And what about Santa Claus? In him two different traditions merge: on the one hand, that of Teutonic god Odin, who was believed to give presents to children; on the other hand, that of Saint Nicolas of Bari, archbishop of Myra (in Turkey) in the 4th century A.D., who assisted a father that had not enough money to marry his three daughters by giving the latter a vast amount of golden coins, which he put into the sockets that the girls had hung out on the window of their house.  As centuries passed by, the man who had been so benevolent not only towards those three sisters, but also to every children around him, was remembered every Christmas in the shape of an elderly character, with white beard and moustache, always smiling, who gave presents to children that had behaved properly along the year.

 That is how present-day Christmas celebrations took place, adding of course the most important element: the familiar atmosphere that presides the dinner that we share with our beloved, or the love and tenderness that we provide to people that cannot spend the night with their relatives, but whom we try to make feel like home. Because the ‘Christmas spirit’ must be present in our lives not only in December, but also during the whole year. Don’t you agree?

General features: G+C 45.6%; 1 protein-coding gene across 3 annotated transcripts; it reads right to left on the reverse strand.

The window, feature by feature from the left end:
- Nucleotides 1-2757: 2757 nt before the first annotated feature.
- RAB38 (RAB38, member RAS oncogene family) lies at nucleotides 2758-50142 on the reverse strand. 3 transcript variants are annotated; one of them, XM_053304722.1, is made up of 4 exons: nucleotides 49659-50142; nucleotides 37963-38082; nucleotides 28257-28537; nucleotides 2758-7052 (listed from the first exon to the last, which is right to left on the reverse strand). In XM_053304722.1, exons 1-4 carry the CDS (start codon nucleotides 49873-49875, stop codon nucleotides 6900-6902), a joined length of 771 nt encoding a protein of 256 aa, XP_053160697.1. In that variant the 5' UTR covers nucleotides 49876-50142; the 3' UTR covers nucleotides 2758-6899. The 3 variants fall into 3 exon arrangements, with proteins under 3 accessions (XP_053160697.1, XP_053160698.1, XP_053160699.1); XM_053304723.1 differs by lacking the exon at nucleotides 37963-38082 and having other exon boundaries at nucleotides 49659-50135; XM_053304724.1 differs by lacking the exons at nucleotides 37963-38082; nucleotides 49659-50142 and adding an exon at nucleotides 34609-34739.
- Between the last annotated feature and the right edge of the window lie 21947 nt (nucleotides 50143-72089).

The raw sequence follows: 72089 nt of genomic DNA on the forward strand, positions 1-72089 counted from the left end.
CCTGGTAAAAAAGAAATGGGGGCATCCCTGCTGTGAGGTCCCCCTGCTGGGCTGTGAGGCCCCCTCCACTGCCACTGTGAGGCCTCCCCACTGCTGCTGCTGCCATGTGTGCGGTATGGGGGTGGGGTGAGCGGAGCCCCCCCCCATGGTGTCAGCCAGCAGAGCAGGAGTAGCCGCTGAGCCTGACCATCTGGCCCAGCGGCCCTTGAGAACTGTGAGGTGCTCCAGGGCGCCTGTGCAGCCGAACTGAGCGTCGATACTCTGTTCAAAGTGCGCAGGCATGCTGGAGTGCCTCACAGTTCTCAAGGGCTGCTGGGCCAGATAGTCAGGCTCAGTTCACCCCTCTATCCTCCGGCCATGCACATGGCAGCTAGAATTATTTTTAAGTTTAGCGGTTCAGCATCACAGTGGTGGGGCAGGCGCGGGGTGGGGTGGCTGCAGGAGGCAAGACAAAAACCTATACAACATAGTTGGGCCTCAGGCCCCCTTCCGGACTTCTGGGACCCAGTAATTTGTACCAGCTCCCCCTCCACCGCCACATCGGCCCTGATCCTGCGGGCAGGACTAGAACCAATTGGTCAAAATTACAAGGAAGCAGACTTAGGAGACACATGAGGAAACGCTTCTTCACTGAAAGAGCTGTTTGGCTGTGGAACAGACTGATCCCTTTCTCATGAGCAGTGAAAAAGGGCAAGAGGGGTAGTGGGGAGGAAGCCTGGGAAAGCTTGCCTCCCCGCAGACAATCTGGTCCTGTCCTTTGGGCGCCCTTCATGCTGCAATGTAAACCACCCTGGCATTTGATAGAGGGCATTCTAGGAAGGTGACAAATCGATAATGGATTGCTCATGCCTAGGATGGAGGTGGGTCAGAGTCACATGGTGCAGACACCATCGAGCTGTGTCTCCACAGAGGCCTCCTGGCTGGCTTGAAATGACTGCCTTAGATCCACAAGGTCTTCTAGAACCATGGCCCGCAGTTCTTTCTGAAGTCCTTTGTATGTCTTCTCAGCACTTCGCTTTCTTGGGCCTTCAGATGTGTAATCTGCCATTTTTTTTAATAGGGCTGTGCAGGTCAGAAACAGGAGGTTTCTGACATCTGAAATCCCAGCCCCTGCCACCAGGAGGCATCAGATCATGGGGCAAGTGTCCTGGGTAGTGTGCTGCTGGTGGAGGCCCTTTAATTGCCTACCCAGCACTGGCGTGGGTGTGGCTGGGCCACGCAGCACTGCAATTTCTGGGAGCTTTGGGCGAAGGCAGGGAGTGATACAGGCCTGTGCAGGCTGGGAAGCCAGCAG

Autor: Antonio Jesús Pinto
Profesor en 121 Conversation. Es Doctor en Historia Contemporánea. Ha vivido en Londres, Nueva York y Pittsburg. Tiene una amplia experiencia como profesor de inglés. Por su  experiencia y su formación profesional, dice estar "convencido que mis clases ayudarán al alumno a coger soltura y a tener más confianza en si mismo a la hora de hablar el inglés".
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There were three of us